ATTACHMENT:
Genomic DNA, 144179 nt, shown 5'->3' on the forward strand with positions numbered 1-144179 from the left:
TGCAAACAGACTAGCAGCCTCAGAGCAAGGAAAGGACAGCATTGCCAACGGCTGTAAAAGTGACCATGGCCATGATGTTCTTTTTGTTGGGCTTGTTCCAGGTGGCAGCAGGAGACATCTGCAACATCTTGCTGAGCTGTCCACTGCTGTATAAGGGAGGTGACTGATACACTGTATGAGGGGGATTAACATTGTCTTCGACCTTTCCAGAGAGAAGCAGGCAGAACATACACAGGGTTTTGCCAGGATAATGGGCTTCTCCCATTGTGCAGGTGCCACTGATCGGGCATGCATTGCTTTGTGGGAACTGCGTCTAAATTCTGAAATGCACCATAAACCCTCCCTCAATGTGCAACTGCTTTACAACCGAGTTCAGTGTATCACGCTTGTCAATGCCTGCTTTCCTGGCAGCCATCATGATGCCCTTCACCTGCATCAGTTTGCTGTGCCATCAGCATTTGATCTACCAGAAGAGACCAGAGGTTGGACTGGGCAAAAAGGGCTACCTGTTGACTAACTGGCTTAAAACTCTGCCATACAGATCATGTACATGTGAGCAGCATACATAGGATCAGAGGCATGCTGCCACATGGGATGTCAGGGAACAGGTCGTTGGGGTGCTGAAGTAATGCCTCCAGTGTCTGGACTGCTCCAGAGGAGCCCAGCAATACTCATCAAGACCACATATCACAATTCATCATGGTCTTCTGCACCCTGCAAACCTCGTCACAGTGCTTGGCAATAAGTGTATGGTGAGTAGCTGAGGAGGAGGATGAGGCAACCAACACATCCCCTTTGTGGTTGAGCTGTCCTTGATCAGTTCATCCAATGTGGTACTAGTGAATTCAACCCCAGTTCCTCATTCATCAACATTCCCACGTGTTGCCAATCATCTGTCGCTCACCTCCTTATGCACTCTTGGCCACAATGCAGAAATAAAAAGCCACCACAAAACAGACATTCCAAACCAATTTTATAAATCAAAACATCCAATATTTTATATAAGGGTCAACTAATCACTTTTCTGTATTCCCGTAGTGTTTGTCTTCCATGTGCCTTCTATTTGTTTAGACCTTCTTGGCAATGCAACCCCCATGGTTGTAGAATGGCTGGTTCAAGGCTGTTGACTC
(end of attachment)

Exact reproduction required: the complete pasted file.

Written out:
Genomic DNA, 144179 nt, shown 5'->3' on the forward strand with positions numbered 1-144179 from the left:
TGCAAACAGACTAGCAGCCTCAGAGCAAGGAAAGGACAGCATTGCCAACGGCTGTAAAAGTGACCATGGCCATGATGTTCTTTTTGTTGGGCTTGTTCCAGGTGGCAGCAGGAGACATCTGCAACATCTTGCTGAGCTGTCCACTGCTGTATAAGGGAGGTGACTGATACACTGTATGAGGGGGATTAACATTGTCTTCGACCTTTCCAGAGAGAAGCAGGCAGAACATACACAGGGTTTTGCCAGGATAATGGGCTTCTCCCATTGTGCAGGTGCCACTGATCGGGCATGCATTGCTTTGTGGGAACTGCGTCTAAATTCTGAAATGCACCATAAACCCTCCCTCAATGTGCAACTGCTTTACAACCGAGTTCAGTGTATCACGCTTGTCAATGCCTGCTTTCCTGGCAGCCATCATGATGCCCTTCACCTGCATCAGTTTGCTGTGCCATCAGCATTTGATCTACCAGAAGAGACCAGAGGTTGGACTGGGCAAAAAGGGCTACCTGTTGACTAACTGGCTTAAAACTCTGCCATACAGATCATGTACATGTGAGCAGCATACATAGGATCAGAGGCATGCTGCCACATGGGATGTCAGGGAACAGGTCGTTGGGGTGCTGAAGTAATGCCTCCAGTGTCTGGACTGCTCCAGAGGAGCCCAGCAATACTCATCAAGACCACATATCACAATTCATCATGGTCTTCTGCACCCTGCAAACCTCGTCACAGTGCTTGGCAATAAGTGTATGGTGAGTAGCTGAGGAGGAGGATGAGGCAACCAACACATCCCCTTTGTGGTTGAGCTGTCCTTGATCAGTTCATCCAATGTGGTACTAGTGAATTCAACCCCAGTTCCTCATTCATCAACATTCCCACGTGTTGCCAATCATCTGTCGCTCACCTCCTTATGCACTCTTGGCCACAATGCAGAAATAAAAAGCCACCACAAAACAGACATTCCAAACCAATTTTATAAATCAAAACATCCAATATTTTATATAAGGGTCAACTAATCACTTTTCTGTATTCCCGTAGTGTTTGTCTTCCATGTGCCTTCTATTTGTTTAGACCTTCTTGGCAATGCAACCCCCATGGTTGTAGAATGGCTGGTTCAAGGCTGTTGACTC